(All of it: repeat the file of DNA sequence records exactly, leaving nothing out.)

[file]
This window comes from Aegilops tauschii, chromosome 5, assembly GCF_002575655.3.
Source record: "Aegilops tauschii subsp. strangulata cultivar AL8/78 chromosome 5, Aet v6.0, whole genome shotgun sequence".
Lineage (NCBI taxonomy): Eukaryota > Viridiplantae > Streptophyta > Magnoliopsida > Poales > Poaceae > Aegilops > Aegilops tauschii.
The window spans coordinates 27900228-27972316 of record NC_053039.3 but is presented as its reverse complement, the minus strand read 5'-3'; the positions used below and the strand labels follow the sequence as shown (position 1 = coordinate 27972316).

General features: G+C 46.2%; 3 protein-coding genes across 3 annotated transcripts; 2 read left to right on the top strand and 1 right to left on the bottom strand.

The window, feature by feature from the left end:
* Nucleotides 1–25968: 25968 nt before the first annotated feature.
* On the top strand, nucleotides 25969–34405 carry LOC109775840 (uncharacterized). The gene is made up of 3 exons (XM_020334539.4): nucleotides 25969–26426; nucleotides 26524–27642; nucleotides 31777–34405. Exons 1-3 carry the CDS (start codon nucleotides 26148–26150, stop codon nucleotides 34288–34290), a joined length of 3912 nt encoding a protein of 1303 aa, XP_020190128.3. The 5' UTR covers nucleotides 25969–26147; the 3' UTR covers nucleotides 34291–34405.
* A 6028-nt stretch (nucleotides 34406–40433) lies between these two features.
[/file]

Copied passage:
This window comes from Aegilops tauschii, chromosome 5, assembly GCF_002575655.3.
Source record: "Aegilops tauschii subsp. strangulata cultivar AL8/78 chromosome 5, Aet v6.0, whole genome shotgun sequence".
Lineage (NCBI taxonomy): Eukaryota > Viridiplantae > Streptophyta > Magnoliopsida > Poales > Poaceae > Aegilops > Aegilops tauschii.
The window spans coordinates 27900228-27972316 of record NC_053039.3 but is presented as its reverse complement, the minus strand read 5'-3'; the positions used below and the strand labels follow the sequence as shown (position 1 = coordinate 27972316).

General features: G+C 46.2%; 3 protein-coding genes across 3 annotated transcripts; 2 read left to right on the top strand and 1 right to left on the bottom strand.

The window, feature by feature from the left end:
* Nucleotides 1–25968: 25968 nt before the first annotated feature.
* On the top strand, nucleotides 25969–34405 carry LOC109775840 (uncharacterized). The gene is made up of 3 exons (XM_020334539.4): nucleotides 25969–26426; nucleotides 26524–27642; nucleotides 31777–34405. Exons 1-3 carry the CDS (start codon nucleotides 26148–26150, stop codon nucleotides 34288–34290), a joined length of 3912 nt encoding a protein of 1303 aa, XP_020190128.3. The 5' UTR covers nucleotides 25969–26147; the 3' UTR covers nucleotides 34291–34405.
* A 6028-nt stretch (nucleotides 34406–40433) lies between these two features.